A New Newsweek

By Brown, Tina | Newsweek, March 14, 2011 | Go to article overview

A New Newsweek


Brown, Tina, Newsweek


Byline: Tina Brown

It's not just another week for this magazine. It's a new day--and, we hope, a new era.

The issue in your hands celebrating Women in the World was produced by a still-evolving team of editors, writers, and photographers who have joined me to re-create a great institution after its journey through tough times. Some are veterans of the dedicated staff who heroically kept the magazine going throughout its economic travails. Others are fresh recruits who bring talents honed by experience not just in the media, new and old, but in the broader world as well. All of us salute Dr. Sidney Harman, who understands that the past is prologue--and who believed enough in NEWSWEEK's brilliant journalistic legacy to invest in its future.

We've all heard the argument that a weekly newsmagazine has no role in today's relentless, 24/7 news culture, in which digital blizzards of information come at us at blinding speed. In fact, I was one of the people making that argument when IAC's chairman, Barry Diller, invited me in 2007 to found a news and opinion website that became THE DAILY BEAST, which, in a new joint venture, has allied with NEWSWEEK as brother and sister in cyberspace and in print. NEWSWEEK is now doubly lucky to have Mr. Diller partner with Dr. Harman in business leadership.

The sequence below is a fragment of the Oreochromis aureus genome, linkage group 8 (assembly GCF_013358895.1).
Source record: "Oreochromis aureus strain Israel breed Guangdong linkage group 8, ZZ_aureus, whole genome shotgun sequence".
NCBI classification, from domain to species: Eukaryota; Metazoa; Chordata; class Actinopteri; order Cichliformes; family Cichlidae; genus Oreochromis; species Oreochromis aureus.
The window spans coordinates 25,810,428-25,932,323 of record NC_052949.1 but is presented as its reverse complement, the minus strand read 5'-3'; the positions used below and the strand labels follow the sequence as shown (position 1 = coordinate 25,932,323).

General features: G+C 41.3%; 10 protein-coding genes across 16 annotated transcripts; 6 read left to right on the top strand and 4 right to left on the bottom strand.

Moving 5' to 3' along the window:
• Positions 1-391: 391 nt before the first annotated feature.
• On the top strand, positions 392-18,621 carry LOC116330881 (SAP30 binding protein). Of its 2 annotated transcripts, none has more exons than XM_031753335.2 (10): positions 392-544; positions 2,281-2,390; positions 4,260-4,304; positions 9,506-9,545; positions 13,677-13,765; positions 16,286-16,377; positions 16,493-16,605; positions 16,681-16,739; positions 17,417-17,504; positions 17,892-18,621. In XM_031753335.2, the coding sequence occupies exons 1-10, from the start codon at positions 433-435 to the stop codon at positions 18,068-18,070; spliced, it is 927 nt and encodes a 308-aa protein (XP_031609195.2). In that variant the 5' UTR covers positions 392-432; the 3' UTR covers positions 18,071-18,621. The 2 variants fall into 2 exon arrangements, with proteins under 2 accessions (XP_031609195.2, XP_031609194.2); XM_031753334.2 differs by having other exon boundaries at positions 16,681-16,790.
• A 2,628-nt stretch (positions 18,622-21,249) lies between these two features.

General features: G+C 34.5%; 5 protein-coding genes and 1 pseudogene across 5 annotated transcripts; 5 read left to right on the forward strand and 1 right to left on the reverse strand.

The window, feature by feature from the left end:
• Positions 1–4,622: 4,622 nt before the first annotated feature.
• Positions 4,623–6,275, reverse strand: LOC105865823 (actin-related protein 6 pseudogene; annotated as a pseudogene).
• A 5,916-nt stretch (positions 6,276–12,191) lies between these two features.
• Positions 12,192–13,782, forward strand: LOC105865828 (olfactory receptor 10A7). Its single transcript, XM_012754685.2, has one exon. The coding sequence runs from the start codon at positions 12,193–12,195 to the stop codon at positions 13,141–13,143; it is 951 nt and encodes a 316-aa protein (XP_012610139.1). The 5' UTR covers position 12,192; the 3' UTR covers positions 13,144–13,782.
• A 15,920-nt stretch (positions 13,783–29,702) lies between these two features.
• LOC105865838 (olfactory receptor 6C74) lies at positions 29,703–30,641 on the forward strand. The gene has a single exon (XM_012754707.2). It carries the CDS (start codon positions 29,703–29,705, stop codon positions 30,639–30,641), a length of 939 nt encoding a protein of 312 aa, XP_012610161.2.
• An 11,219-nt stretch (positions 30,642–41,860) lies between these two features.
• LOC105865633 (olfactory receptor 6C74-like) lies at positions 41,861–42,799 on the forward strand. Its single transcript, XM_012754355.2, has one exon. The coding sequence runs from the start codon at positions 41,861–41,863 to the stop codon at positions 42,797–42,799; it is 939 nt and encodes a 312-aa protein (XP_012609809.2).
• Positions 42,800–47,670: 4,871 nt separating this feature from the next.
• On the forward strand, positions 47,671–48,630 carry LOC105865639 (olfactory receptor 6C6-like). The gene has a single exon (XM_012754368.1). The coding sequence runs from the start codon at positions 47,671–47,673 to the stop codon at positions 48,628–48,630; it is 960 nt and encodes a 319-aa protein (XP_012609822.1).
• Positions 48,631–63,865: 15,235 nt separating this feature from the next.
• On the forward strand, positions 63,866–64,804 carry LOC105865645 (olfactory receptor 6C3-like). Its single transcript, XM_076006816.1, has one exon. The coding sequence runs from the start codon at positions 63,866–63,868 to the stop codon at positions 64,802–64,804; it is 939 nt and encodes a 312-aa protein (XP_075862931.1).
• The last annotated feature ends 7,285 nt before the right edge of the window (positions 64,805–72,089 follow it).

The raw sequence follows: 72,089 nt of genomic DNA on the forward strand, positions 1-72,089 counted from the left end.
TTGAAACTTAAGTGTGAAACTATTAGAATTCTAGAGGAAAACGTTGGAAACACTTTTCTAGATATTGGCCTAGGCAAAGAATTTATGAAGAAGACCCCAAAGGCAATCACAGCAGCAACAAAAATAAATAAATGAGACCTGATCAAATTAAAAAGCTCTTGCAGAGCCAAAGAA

Ironically, it was living in THE DAILY BEAST's fast and furious news cycle for the past two years that revealed to me what a newsmagazine can bring to the table when it's no longer chasing yesterday's story. It's about filling the gaps left when a story has seemingly passed, or resetting the agenda, or coming up with an insight or synthesis that connects the crackling, confusing digital dots. NEWSWEEK's cover story last week--"Brain Freeze"--made the point exactly: a surfeit of information seizes up the ability to process it. What a magazine can offer readers is a path to understanding, a filter to sift out what's important, a pause to learn things that the Web has no time to explain, a tool to go back over the things we think we know but can't make sense of. A magazine allows the reader to play in a different key. …

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A New Newsweek
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